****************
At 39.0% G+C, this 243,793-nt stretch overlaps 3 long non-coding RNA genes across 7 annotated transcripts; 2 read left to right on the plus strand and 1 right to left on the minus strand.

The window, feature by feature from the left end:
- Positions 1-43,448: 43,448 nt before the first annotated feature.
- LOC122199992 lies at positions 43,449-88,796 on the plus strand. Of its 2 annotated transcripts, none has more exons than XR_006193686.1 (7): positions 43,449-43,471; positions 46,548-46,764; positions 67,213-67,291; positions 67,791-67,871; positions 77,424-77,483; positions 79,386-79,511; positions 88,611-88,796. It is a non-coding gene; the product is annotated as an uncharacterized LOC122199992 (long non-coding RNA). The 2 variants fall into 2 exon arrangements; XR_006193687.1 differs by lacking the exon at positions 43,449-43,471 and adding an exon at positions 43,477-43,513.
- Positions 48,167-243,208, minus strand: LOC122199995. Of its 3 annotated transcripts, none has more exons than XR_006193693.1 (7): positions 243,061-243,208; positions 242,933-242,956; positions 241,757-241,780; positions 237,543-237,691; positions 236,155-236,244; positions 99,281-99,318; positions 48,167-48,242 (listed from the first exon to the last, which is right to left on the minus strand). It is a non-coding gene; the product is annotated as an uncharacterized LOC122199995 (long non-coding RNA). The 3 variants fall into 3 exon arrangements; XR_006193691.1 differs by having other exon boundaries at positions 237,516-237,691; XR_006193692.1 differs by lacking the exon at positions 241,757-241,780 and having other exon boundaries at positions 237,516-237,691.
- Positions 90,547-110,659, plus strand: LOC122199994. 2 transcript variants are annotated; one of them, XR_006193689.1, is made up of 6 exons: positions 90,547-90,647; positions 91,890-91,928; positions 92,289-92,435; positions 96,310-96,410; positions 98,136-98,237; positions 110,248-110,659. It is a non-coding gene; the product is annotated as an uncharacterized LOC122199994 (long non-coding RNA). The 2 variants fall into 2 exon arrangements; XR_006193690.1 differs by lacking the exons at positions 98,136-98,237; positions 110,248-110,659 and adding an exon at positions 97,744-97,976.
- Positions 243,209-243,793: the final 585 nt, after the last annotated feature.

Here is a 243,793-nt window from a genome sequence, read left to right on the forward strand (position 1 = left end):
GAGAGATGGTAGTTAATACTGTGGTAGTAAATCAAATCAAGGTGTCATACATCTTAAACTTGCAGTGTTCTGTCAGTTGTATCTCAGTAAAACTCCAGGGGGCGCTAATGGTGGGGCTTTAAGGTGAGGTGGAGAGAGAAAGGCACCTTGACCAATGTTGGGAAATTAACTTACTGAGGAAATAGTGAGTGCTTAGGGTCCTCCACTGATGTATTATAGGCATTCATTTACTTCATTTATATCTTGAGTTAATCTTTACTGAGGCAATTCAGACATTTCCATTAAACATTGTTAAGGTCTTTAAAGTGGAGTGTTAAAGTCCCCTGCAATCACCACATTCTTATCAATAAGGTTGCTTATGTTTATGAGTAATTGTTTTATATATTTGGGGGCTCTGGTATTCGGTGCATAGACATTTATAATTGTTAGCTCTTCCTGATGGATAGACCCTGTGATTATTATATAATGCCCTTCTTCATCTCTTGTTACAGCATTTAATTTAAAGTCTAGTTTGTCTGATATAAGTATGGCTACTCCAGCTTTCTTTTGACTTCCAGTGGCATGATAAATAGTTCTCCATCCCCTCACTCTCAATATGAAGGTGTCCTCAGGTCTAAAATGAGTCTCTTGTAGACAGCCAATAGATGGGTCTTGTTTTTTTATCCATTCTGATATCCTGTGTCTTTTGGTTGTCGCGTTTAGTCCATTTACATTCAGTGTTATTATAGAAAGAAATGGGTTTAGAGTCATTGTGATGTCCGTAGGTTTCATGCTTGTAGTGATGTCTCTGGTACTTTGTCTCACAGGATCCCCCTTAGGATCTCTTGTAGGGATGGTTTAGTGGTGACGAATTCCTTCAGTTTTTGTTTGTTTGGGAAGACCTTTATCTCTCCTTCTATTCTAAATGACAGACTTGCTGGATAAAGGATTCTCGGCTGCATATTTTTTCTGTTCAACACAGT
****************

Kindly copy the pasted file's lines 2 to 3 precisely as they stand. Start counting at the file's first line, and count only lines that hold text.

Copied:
The window, feature by feature from the left end:
- Positions 1-43,448: 43,448 nt before the first annotated feature.